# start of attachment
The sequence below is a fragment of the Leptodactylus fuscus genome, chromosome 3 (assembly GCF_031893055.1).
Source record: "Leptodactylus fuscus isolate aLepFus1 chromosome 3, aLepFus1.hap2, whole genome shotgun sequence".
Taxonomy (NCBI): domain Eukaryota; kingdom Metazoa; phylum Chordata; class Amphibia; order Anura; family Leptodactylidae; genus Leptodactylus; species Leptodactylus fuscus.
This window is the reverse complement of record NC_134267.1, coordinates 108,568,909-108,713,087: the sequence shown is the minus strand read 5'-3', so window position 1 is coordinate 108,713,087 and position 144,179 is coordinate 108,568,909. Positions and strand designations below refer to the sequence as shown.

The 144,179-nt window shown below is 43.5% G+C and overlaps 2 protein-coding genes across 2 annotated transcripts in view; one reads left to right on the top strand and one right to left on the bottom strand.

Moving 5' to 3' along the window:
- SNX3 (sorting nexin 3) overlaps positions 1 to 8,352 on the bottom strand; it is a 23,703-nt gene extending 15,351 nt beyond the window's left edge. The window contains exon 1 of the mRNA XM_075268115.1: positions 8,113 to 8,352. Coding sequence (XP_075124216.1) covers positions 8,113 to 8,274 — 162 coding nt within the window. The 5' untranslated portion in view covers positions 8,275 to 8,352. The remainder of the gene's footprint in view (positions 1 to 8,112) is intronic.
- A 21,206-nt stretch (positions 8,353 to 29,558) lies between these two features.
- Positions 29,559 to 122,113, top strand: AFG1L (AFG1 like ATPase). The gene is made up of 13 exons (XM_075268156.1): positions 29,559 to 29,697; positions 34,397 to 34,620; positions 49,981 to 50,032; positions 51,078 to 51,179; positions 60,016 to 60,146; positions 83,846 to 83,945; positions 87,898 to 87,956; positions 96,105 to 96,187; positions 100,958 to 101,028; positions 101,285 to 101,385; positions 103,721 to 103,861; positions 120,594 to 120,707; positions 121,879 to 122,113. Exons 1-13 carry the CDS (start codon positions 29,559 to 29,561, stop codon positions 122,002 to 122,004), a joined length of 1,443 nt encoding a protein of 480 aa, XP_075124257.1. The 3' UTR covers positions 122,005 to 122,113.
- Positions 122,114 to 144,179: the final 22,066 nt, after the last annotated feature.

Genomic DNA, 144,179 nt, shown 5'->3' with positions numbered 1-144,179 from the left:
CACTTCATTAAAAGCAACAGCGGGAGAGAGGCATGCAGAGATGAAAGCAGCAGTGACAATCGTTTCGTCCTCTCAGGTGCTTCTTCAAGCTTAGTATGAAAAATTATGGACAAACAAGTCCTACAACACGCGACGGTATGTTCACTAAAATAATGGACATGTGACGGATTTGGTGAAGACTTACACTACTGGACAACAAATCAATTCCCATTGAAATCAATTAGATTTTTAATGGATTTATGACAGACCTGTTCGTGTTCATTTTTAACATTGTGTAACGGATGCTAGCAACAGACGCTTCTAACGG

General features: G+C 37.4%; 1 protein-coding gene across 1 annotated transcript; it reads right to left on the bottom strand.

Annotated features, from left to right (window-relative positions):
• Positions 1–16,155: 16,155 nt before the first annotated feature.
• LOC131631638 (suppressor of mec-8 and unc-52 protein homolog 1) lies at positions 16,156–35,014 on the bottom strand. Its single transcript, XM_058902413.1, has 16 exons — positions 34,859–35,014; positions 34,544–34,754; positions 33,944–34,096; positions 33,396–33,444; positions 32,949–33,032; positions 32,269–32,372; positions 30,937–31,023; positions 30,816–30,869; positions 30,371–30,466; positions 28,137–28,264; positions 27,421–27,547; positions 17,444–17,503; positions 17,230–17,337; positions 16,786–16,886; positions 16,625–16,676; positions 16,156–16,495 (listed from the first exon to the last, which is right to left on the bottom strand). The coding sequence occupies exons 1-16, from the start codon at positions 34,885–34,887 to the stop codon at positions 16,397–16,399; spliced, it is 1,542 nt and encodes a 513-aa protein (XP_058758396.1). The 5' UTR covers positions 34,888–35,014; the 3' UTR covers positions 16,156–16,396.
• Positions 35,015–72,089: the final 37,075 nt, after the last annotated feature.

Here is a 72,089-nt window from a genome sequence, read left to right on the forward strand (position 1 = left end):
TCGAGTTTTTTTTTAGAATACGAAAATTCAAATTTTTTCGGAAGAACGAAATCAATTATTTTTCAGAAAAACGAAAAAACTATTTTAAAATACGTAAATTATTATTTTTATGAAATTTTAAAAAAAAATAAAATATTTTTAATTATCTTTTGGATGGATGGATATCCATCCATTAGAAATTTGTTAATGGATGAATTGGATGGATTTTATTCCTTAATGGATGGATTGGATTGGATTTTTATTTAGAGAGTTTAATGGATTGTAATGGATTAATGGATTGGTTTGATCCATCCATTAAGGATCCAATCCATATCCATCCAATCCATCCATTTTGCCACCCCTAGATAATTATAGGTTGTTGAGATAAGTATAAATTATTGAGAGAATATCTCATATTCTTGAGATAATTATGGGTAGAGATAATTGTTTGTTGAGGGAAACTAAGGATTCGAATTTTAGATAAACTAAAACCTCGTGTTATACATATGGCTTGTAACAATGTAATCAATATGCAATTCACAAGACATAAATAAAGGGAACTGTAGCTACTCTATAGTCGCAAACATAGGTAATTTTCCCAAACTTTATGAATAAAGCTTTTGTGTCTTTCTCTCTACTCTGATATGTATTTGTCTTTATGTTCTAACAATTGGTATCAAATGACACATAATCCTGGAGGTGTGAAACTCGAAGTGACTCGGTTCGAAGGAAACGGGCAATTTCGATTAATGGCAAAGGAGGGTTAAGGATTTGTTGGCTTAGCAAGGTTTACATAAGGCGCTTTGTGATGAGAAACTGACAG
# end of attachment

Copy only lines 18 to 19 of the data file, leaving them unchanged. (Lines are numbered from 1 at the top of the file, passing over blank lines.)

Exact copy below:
Here is a 72,089-nt window from a genome sequence, read left to right on the forward strand (position 1 = left end):
TCGAGTTTTTTTTTAGAATACGAAAATTCAAATTTTTTCGGAAGAACGAAATCAATTATTTTTCAGAAAAACGAAAAAACTATTTTAAAATACGTAAATTATTATTTTTATGAAATTTTAAAAAAAAATAAAATATTTTTAATTATCTTTTGGATGGATGGATATCCATCCATTAGAAATTTGTTAATGGATGAATTGGATGGATTTTATTCCTTAATGGATGGATTGGATTGGATTTTTATTTAGAGAGTTTAATGGATTGTAATGGATTAATGGATTGGTTTGATCCATCCATTAAGGATCCAATCCATATCCATCCAATCCATCCATTTTGCCACCCCTAGATAATTATAGGTTGTTGAGATAAGTATAAATTATTGAGAGAATATCTCATATTCTTGAGATAATTATGGGTAGAGATAATTGTTTGTTGAGGGAAACTAAGGATTCGAATTTTAGATAAACTAAAACCTCGTGTTATACATATGGCTTGTAACAATGTAATCAATATGCAATTCACAAGACATAAATAAAGGGAACTGTAGCTACTCTATAGTCGCAAACATAGGTAATTTTCCCAAACTTTATGAATAAAGCTTTTGTGTCTTTCTCTCTACTCTGATATGTATTTGTCTTTATGTTCTAACAATTGGTATCAAATGACACATAATCCTGGAGGTGTGAAACTCGAAGTGACTCGGTTCGAAGGAAACGGGCAATTTCGATTAATGGCAAAGGAGGGTTAAGGATTTGTTGGCTTAGCAAGGTTTACATAAGGCGCTTTGTGATGAGAAACTGACAG